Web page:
Honestly, that’s one reason why I like being in the closet. I feel that if I were out, people would look to me to be a spokesperson, to care about things I don’t care about, to have interests and hobbies that I don’t have, to fit stereotypes I don’t fit, to want to discuss things I don’t really want to discuss, and so on. I fear that, for me, being out would be more difficult than being in the closet…and not for the traditional reasons. I don’t worry about being physically attacked or people telling me I am sick, perverted or whatever. I don’t worry about being called a "dyke" or other names. I am black, so I am jaded as far as discrimination goes. That’s the least of my worries, as far as being an out gay person. I don’t really even care about the so-called ‘N’-word—I expect people to use it in a derogatory way and have even started using it myself, mainly when I’m mocking non-blacks. It's not a "painful" word to me because I can make it comical and because it has lost shock value. And, honestly, "dyke" and "faggot" lost shock value to me before I ever really told anyone I could be considered one of those.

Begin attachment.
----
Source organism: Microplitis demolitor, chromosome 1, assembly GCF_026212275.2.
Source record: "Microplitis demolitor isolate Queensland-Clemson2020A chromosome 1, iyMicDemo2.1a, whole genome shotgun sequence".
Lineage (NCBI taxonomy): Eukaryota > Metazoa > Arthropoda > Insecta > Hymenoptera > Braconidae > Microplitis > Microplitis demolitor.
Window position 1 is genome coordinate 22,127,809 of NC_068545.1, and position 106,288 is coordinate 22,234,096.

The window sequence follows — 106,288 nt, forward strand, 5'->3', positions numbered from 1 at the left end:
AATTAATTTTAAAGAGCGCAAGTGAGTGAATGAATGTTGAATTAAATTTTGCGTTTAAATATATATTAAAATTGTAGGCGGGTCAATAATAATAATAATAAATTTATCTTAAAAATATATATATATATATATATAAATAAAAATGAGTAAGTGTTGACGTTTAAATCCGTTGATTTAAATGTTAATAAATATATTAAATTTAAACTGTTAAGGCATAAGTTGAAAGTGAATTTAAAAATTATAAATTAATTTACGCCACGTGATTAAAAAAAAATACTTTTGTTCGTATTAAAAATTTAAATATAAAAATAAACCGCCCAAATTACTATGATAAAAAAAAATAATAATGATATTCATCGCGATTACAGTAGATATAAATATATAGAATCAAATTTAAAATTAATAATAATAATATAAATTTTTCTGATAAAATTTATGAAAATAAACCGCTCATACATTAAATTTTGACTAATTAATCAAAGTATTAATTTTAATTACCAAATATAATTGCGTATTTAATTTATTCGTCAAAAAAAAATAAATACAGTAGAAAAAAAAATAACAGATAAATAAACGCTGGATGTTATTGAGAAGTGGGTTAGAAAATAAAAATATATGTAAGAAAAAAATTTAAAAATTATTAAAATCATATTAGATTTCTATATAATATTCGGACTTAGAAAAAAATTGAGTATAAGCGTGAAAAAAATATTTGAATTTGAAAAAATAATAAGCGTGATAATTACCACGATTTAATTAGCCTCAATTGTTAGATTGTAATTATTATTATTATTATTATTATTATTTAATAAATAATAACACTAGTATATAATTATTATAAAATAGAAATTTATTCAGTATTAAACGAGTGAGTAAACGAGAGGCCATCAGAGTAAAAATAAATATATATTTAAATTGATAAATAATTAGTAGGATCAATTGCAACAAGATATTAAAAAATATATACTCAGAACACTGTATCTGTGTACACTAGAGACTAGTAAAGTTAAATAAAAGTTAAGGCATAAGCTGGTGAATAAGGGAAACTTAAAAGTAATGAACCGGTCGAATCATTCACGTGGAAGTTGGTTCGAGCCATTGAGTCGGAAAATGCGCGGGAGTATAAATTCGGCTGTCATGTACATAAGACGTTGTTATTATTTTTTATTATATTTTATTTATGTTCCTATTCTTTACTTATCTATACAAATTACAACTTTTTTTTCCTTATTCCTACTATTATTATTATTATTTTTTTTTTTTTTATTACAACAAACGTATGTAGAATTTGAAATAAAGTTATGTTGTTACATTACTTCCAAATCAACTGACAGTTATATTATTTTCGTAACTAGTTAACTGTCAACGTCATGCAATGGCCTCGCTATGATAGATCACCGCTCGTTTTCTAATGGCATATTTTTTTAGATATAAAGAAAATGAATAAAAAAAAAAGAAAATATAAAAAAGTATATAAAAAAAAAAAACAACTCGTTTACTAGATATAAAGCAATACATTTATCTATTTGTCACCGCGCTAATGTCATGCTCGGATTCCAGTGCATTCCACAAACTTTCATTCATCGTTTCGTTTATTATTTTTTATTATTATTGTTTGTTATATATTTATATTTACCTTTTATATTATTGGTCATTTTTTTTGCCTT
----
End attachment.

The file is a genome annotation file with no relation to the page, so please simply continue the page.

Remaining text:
But this is one reason why I partially feel sorry for gay white people—I feel they treat being gay so much worse than it probably really is, but I think that’s also why so many of them think being out is so nice…because things generally don’t turn out to be like they thought it would be. They’re not as rejected by straight people as they expected to be, at least not up close and personal. Of course, that’s not all gay whites who come out. Some do have very bad coming out experiences. I’m just saying gay whites come into a world of discrimination from a world of privilege, so they take the transition to being gay harder than a black person with my kind of personality would because they don’t have a context for experiencing discrimination prior to coming out. So I think I, and many other blacks, view coming out differently and have something quite different to deal with…which is another reason why I don’t really want people telling me why I should come out. I’m not saying coming out is easier for black people…

Part II here!